Chapter Eight

## Exposure

(In this chapter, you may not believe what you are reading!)

So far, this book has not even mentioned exposure readings or light meters or any form of measuring light.  I imagine some readers have questioned that.  This subject is really exciting, and I urge you to continue reading this chapter with undivided interest, for I propose you will read some material you have not read before.  Let’s get started. Keep an open mind!

jacket, blanket – anything black) with arms fully extended also completely covering the gray shirt.  Have the black cloth go no higher than up to your friend’s chin. Make sure your friend’s face is not covered.  Take another light meter reading.  It should indicate around 1/250th shutter speed and f/5.6 lens opening. Let’s see what just happened.

White cloth  --  1/250th --  f/16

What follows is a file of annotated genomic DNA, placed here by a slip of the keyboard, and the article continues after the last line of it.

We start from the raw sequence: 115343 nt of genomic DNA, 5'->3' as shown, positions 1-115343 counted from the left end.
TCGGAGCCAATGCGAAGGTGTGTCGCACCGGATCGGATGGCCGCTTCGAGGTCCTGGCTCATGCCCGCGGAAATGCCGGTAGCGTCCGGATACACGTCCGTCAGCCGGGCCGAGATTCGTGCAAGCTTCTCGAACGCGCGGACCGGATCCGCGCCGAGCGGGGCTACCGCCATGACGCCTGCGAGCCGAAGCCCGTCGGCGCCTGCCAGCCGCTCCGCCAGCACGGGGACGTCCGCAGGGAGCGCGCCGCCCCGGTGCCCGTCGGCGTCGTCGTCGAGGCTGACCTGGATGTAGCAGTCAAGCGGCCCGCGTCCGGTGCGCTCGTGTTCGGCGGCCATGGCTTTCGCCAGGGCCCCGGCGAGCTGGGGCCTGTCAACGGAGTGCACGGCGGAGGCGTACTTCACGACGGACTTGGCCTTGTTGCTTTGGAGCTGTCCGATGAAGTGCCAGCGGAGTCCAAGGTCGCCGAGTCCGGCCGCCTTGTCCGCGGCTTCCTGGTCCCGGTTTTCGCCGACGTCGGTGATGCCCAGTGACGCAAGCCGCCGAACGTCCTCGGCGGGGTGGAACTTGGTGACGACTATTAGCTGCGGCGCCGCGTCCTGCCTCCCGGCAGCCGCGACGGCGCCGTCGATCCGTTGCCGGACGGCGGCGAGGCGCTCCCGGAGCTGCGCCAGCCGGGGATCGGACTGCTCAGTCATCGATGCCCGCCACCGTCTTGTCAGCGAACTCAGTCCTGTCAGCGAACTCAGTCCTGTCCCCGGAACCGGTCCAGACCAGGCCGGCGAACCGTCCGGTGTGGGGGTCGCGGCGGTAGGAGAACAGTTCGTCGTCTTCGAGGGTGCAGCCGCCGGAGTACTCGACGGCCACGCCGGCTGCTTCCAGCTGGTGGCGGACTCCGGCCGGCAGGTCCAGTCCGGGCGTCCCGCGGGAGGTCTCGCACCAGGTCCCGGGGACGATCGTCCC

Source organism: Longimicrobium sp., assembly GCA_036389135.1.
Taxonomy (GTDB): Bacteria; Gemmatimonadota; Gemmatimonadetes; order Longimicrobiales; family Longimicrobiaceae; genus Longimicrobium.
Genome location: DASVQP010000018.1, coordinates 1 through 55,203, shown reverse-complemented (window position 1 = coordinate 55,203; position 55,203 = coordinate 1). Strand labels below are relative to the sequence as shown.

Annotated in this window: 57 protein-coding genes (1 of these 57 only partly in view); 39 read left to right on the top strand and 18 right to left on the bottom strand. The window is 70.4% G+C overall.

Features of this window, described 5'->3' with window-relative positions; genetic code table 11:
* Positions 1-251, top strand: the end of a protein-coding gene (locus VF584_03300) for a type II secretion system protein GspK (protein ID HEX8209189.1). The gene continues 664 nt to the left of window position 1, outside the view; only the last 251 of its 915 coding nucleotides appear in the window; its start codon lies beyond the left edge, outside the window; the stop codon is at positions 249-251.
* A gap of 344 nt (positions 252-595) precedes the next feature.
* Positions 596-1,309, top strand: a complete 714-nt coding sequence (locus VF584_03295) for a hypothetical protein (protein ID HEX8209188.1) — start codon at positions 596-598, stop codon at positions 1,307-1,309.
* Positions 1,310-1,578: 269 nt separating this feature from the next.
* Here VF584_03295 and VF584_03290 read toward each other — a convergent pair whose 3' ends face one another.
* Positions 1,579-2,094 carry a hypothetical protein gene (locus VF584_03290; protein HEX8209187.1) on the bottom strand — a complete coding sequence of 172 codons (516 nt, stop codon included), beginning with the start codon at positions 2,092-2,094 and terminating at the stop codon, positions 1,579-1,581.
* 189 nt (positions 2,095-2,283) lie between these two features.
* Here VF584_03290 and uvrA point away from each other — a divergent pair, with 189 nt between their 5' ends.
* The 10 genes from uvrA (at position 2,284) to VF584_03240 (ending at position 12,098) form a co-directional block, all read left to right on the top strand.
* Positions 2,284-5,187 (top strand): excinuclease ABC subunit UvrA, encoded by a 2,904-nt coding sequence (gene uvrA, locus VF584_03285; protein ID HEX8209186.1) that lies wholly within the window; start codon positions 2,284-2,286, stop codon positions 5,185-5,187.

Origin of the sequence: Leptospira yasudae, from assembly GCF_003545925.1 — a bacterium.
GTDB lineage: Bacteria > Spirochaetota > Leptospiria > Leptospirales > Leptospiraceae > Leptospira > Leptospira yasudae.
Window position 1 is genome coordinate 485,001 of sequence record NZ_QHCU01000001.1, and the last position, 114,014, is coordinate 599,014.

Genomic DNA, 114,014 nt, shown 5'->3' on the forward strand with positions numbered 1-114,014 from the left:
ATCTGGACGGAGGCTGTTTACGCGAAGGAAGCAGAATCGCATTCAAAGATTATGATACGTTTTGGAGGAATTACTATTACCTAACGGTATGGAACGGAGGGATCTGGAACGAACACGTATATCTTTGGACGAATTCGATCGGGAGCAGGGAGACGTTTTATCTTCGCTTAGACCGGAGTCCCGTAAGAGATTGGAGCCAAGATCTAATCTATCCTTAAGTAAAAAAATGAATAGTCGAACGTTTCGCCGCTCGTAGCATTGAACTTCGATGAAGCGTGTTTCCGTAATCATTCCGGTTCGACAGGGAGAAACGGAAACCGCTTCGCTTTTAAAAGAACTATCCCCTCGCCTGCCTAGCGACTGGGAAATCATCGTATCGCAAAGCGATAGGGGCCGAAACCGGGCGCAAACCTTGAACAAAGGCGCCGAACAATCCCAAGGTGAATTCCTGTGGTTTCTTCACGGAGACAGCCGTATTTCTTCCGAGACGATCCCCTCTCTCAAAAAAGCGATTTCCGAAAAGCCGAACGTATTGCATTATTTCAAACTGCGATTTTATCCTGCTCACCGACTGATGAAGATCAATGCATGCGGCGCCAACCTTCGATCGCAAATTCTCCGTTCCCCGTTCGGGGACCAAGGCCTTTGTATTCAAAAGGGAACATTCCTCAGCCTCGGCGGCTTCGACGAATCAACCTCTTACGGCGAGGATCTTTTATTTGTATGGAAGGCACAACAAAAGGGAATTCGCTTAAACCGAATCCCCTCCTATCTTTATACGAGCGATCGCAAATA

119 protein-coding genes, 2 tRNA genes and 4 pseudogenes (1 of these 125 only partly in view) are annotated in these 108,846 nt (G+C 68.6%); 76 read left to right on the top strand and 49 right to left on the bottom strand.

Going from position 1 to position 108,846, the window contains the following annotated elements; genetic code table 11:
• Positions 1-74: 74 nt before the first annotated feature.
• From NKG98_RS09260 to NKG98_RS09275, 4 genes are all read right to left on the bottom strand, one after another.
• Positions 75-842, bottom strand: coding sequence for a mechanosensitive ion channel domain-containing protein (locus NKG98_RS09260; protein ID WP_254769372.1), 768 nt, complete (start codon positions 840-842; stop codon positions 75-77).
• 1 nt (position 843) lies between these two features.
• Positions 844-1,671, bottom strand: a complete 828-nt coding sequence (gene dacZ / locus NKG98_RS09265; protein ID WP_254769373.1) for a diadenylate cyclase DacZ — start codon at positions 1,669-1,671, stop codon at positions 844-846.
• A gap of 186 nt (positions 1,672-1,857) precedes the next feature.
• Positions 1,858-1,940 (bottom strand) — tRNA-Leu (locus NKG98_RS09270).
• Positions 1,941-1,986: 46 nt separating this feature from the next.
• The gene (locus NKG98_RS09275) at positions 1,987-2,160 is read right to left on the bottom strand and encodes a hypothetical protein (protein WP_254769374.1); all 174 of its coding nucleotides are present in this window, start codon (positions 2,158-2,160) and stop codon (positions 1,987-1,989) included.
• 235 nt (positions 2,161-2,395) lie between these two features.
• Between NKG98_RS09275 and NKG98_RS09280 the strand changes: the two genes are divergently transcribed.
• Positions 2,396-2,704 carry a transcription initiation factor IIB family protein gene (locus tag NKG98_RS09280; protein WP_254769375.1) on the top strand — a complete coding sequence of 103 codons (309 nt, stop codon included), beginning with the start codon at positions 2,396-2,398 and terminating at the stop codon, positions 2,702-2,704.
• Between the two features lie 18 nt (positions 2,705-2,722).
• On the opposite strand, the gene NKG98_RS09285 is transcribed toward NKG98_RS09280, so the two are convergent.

Gray shirt    --  1/250th --  f/8

Black cloth   --  1/250th --  f/5.6

Remember from former chapters in this book that each f-stop doubles or cuts in half the amount of light it allows to pass through the open shutter to expose the film?  Well, let’s look at the f-stop range of our little experiment. A f-stop of f/16 allows 1/8th the amount of light to pass through the lens opening as f/5.6 allows (f/5.6 to f/8 cuts in half the light; f/8 to f/11 cuts the light in half again {1/2 to 1/4th}.  F/11 to f/16 cuts the light in half again {1/4th to 1/8th}).

Remember:

Going this way on the f-stop scale, each subsequent f-stop cuts the amount of light in half  (i.e. f/5.6 to f/8)

each f-stop cuts the light in half going this way›››

# f 2   f2.8   f4   f/5.6   f/8   f/11   f/16

‹‹‹ each f-stop doubles the light going this way

# Going this way ‹ on the f-stop scale, each subsequent f-stop doubles the amount of light (i.e. f/11 to f/8)